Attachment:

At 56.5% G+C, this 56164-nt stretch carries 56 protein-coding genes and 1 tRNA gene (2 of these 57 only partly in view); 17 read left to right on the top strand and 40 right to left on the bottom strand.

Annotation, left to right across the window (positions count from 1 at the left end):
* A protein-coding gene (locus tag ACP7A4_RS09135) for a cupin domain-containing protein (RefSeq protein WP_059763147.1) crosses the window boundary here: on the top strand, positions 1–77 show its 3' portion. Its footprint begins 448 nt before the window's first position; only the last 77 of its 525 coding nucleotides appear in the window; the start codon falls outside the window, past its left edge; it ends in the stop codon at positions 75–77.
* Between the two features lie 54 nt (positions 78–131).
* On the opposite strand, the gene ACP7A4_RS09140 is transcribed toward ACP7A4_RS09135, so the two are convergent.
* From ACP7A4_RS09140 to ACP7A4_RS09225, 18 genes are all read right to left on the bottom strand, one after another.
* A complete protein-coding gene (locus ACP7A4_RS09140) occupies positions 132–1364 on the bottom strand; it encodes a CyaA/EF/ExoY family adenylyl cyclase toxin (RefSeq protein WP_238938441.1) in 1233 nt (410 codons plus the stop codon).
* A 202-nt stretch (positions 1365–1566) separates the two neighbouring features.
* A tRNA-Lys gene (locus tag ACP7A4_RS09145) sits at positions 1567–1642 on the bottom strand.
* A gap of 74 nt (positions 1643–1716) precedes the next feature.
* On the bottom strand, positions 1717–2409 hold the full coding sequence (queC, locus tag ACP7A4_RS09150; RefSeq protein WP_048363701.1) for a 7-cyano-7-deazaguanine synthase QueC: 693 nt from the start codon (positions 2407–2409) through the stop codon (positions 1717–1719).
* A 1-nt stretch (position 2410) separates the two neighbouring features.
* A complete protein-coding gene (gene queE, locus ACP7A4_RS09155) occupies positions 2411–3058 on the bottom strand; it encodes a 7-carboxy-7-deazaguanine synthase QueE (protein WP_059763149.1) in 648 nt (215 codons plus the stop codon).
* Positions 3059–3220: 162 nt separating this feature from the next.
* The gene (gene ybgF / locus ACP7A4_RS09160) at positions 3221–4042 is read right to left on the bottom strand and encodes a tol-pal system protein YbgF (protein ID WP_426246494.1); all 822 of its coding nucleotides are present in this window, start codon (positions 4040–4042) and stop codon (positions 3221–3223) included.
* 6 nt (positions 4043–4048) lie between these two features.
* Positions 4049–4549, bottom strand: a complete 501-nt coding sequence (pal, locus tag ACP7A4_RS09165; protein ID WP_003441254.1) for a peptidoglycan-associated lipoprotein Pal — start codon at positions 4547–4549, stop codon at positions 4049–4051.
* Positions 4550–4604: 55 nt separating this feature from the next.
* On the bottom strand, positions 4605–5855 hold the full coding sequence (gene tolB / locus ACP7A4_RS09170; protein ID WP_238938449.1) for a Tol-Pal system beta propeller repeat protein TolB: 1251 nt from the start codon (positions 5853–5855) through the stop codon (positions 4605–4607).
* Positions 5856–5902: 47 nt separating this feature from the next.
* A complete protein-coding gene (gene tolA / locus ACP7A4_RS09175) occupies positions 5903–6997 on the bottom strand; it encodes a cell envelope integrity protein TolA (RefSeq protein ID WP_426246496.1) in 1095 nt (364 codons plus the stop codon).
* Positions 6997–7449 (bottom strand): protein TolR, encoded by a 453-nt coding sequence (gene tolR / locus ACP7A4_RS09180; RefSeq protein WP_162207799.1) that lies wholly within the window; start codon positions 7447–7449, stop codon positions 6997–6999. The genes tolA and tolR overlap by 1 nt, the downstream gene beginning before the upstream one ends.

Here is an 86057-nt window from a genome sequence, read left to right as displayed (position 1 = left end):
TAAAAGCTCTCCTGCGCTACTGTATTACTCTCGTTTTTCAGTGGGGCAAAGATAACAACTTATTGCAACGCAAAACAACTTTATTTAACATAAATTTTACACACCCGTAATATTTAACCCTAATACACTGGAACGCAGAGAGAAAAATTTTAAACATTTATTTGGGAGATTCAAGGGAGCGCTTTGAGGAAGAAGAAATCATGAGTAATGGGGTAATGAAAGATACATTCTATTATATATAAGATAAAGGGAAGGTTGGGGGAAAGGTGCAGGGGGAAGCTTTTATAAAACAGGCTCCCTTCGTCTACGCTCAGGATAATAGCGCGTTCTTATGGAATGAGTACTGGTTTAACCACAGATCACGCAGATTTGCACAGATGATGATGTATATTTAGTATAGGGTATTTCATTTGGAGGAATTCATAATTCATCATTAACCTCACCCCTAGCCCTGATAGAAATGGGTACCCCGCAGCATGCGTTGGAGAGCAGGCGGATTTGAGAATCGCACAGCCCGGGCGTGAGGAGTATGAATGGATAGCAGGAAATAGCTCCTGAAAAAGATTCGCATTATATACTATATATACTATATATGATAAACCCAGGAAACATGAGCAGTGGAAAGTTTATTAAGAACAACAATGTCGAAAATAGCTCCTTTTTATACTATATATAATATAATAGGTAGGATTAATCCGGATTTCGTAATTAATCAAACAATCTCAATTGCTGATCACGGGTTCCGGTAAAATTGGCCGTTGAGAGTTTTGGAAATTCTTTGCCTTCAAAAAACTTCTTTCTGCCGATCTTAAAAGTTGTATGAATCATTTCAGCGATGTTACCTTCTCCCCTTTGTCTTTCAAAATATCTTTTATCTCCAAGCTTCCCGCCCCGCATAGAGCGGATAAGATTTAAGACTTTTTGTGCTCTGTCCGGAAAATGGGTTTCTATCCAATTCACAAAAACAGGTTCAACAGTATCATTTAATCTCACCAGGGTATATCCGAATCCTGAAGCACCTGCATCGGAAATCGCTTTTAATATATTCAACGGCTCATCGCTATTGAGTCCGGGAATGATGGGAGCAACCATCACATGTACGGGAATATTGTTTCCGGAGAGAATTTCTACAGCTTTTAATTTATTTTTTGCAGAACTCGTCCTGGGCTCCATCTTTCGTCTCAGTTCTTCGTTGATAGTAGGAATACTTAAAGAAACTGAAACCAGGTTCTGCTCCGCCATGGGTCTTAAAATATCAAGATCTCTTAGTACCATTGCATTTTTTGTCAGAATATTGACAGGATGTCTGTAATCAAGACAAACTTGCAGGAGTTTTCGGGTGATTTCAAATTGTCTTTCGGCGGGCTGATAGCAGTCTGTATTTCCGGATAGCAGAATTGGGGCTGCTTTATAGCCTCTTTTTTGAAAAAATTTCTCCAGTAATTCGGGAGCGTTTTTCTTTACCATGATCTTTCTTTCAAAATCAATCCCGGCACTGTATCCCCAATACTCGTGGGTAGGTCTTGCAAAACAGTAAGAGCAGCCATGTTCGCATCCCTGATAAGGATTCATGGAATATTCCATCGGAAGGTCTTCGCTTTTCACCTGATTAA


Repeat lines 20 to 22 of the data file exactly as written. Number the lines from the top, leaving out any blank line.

* Positions 5856–5902: 47 nt separating this feature from the next.
* A complete protein-coding gene (gene tolA / locus ACP7A4_RS09175) occupies positions 5903–6997 on the bottom strand; it encodes a cell envelope integrity protein TolA (RefSeq protein ID WP_426246496.1) in 1095 nt (364 codons plus the stop codon).
* Positions 6997–7449 (bottom strand): protein TolR, encoded by a 453-nt coding sequence (gene tolR / locus ACP7A4_RS09180; RefSeq protein WP_162207799.1) that lies wholly within the window; start codon positions 7447–7449, stop codon positions 6997–6999. The genes tolA and tolR overlap by 1 nt, the downstream gene beginning before the upstream one ends.